Want to try and make it in the traditionally publishing scene? Most publishers don't speak directly to the author themselves but rather their literary agent. In this article, I'm going to give you some ideas as to how to find a literary agent.
Buy the Writers & Artists Yearbook
The Writers & Artists Yearbook is a go-to resource for media, print, marketing, editing, publishing and literary agent contacts. The books come out yearly, so make sure you're searching for the most current version. In this, you'll be able to find a mass of literary agent contacts such as websites, direct email addresses and, sometimes, even phone numbers. What I like about this publication, is that it also lists what that particular agent is looking for, meaning you can narrow the list down to only apply for ones that suit you, your genre and your work.
Want to know what you're looking for? Click here to view the 2021 version.
Search #MSWL on Twitter
MSWL stands for Manuscript Wish List and it's a hashtag editors use to find new work from authors on Twitter. They'll likely use this hashtag to post about what genre and storyline they're looking for and, if your novel matches, then you can reach out to them via Twitter or email to submit your manuscript. The good thing about this is that you can see active and new tweets coming through every day, so you can stay ahead of the game and be the first to submit to those agents.
Search Publishers Marketplace
Although outdated, Publishers Marketplace is still a very current and reliable source to find a literary agent. It's an online website that provides the latest publishing news, agents looking for work, job postings in the publishing industry and more. It's also where agents pitch to publishers for not only print rights but also TV and film adaptation rights.
You can even create a Publishers Marketplace account, however, there is a charge of $25 per month. Click here to go to Publishers Marketplace.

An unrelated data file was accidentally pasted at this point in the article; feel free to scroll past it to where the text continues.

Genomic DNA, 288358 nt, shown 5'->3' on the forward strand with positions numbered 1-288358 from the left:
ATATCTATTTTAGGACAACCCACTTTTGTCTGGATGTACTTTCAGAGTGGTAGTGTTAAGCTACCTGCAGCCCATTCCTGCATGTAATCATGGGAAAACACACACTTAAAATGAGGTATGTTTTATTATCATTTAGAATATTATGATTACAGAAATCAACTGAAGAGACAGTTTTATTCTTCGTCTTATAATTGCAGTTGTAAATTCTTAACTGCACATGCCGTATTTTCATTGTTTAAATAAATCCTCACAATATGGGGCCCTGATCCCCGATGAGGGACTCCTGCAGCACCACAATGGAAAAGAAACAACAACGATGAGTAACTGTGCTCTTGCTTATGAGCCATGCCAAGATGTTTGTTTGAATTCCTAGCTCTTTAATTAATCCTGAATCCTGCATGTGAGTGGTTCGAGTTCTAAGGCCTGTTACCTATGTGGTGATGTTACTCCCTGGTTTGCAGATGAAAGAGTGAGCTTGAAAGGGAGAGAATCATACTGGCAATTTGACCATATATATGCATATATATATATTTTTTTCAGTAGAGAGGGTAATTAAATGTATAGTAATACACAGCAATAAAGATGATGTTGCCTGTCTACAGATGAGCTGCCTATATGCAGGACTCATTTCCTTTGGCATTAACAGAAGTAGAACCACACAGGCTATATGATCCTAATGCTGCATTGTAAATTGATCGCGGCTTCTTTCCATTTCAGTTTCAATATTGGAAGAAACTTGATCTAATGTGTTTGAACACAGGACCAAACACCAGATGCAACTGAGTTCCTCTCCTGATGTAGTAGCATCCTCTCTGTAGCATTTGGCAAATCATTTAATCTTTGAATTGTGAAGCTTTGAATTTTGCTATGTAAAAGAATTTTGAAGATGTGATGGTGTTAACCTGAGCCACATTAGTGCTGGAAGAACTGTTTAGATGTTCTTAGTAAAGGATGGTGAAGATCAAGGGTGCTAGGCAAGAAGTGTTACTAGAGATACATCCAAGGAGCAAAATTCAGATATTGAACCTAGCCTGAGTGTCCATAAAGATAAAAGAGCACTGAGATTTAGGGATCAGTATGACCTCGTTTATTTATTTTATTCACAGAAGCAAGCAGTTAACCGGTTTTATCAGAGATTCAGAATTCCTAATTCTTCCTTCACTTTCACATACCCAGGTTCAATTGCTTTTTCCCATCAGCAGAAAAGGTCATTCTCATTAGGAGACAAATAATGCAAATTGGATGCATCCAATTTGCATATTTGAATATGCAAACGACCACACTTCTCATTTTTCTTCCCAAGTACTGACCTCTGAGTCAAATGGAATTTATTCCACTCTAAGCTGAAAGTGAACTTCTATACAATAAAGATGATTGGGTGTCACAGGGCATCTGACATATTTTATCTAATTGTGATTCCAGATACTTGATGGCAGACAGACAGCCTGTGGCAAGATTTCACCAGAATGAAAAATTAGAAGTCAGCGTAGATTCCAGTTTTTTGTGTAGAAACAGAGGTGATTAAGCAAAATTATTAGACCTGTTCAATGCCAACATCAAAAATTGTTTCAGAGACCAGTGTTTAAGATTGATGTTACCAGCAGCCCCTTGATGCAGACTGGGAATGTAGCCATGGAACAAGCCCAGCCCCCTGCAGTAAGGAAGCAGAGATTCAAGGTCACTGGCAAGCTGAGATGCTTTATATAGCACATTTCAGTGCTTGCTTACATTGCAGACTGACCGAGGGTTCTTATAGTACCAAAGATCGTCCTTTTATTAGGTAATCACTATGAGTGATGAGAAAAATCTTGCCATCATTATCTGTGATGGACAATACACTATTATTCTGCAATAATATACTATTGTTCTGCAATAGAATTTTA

QueryTracker is a brilliant site that I've looked into myself and have used to build an agent list. QueryTracker is free, however, you can pay for a premium version which gives you added benefits if you want to. It's an online site that lists literary agents and provides their contacts details. You're then able to save these agents in your 'Query List' which allows you track who you've submitted to, who you haven't, who is a good fit for you and so on. It's a brilliants site I'd highly suggest using.
Click here to go to Query Tracker.
Look at your favourite books
One place you can find literary agents is at the back of a book in the acknowledgement section. Most, if not all, authors should thank their literary agent in this section as they're the ones who have been able to get that book in front of the publisher's eyes and thus get the book printed traditionally, so thanks are necessary. Most books will give a full name, which you can use on a quick Google search to find their website and email.
Find a comfortable place to write
How are you going to be able to write if the chair you're sitting in makes your back bend over awkwardly and you keep having to move every 5 minutes? Chances are, it would be very difficult to do so. Find a comfortable spot to write in whether it's outside on a bench, at a coffee shop, in a special chair at your home or somewhere else.
Not only should your spot be comfortable, but it should also be clean. A clean work desk allows for clear thinking, whereas a messy work desk can make you feel just as stressed as I'm sure your 3-day old tea does.
What are the next steps?
Now that you have an idea as to where to find a literary agent, you have to prepare your query letter and manuscript for submission. Now, there's no need to panic as I've created a few articles to help! You can find these articles on the Query section of my blog. For ease, here's the link: https://www.melissahawkes.com/resourcehub/categories/querying